Amoebae, single-celled organisms common in soil, water and grade-school science classrooms, may play a key role in the survival and spread of deadly plague bacteria. New research shows that plague bacteria, Yersinia pestis, not only survive, but thrive and replicate once ingested by an amoeba. The discovery could help scientists understand why plague outbreaks can smolder, stay dormant for years, and re-emerge with a vengeance.
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Posted: January 16, 2018, 7:42 pm

Rates of great earthquakes not affected by moon phases, day of year

There is an enduring myth that large earthquakes tend to happen during certain phases of the Moon or at certain times during the year. But a new analysis confirms that this bit of earthquake lore is incorrect.
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Posted: January 16, 2018, 6:13 pm

'Rainbow' dinosaur had iridescent feathers like a hummingbird

Scientists discovered a dinosaur fossil with feathers so well-preserved that they were able to see the feathers' microscopic color-bearing structures. By comparing the shapes of those feather structures with the structures in modern bird feathers, they're able to infer that the new dino, Caihong juji ('rainbow with the big crest') had iridescent rainbow feathers like a hummingbird.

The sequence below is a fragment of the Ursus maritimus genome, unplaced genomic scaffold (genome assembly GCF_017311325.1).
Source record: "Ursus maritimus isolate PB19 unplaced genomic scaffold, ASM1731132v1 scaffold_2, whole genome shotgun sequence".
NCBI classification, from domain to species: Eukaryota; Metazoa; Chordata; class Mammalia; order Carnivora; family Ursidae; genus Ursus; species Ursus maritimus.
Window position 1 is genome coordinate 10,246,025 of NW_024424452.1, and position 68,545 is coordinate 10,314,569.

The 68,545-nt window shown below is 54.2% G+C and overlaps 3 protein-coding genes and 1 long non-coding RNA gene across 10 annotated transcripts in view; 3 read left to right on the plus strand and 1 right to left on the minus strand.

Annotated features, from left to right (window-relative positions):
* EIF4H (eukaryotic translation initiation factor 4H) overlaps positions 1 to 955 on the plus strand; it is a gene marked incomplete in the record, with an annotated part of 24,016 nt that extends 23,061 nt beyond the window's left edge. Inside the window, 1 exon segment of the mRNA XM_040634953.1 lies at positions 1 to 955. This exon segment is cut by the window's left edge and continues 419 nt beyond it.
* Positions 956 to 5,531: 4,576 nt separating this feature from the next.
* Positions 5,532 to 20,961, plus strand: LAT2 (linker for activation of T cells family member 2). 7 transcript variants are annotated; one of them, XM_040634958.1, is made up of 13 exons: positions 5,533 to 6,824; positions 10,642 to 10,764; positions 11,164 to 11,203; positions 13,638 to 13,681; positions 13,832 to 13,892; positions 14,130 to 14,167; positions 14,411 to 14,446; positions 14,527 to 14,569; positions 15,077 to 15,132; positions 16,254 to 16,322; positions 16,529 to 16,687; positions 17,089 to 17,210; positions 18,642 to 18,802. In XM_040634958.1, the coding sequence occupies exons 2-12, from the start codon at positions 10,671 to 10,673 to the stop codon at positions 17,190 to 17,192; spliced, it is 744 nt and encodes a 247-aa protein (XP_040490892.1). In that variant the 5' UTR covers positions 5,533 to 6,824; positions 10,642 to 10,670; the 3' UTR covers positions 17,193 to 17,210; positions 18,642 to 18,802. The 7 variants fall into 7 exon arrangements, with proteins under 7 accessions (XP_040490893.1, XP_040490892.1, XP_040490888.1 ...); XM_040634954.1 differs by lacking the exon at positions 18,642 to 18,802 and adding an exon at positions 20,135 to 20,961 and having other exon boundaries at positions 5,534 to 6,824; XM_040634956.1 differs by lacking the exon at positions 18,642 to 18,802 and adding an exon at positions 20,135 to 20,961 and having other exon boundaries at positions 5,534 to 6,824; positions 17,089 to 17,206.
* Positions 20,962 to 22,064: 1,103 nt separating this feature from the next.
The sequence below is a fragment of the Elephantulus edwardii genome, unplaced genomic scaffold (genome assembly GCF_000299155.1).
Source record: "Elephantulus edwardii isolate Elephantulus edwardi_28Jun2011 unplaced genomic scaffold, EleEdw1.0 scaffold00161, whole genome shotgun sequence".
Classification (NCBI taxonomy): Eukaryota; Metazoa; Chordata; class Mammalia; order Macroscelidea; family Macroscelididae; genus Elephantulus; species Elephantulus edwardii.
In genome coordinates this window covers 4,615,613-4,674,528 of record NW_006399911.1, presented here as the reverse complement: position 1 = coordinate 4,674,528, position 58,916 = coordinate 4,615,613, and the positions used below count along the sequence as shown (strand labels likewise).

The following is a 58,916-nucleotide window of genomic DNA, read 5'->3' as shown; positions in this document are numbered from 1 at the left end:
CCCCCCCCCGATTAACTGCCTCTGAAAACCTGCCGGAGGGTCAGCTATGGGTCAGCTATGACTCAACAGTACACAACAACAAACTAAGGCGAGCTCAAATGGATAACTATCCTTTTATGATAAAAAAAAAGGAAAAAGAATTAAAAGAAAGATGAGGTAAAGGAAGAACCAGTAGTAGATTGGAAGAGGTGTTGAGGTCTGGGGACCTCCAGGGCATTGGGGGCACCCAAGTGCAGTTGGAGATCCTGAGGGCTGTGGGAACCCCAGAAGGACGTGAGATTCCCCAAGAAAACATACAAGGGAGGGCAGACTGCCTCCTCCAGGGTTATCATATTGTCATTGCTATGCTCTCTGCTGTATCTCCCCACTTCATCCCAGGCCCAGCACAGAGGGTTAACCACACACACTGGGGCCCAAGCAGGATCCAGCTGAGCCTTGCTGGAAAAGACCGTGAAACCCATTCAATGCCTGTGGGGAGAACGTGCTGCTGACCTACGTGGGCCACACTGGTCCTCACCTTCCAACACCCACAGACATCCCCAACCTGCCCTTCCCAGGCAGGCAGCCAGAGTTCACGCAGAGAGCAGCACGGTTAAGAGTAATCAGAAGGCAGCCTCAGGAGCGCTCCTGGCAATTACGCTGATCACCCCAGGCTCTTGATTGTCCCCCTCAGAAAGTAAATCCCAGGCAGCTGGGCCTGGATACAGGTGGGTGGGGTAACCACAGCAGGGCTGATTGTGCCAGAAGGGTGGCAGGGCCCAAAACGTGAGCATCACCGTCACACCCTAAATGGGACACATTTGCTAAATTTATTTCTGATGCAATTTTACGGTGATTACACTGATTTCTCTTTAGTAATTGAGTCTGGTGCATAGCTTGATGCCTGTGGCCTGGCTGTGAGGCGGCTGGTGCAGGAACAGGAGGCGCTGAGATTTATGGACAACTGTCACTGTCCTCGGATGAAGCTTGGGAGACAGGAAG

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Posted: January 16, 2018, 2:55 pm

Impact of relatedness on grandmothers’ desire to care for their grandchildren

Historically, grandmothers have been important to their grandchildren, and the help provided by grandmothers has increased grandchild survival during the times of high child mortality. However, there have been signs that in many populations, the impact of maternal grandmothers and paternal grandmothers on their grandchildren has been different. A recent study shows that X-chromosome relatedness between grandmothers and their grandchildren did not affect grandchild survival in the 18th and 19th century Finland.
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Posted: January 15, 2018, 5:16 pm

Possible cause of early colonial-era Mexican epidemic identified

Researchers have used new methods in ancient DNA research to identify Salmonella enterica Paratyphi C, a pathogen that causes enteric fever, in the skeletons of victims of the 1545-1550 cocoliztli epidemic in Mexico, identifying a possible cause of this devastating colonial epidemic.
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Posted: January 15, 2018, 5:05 pm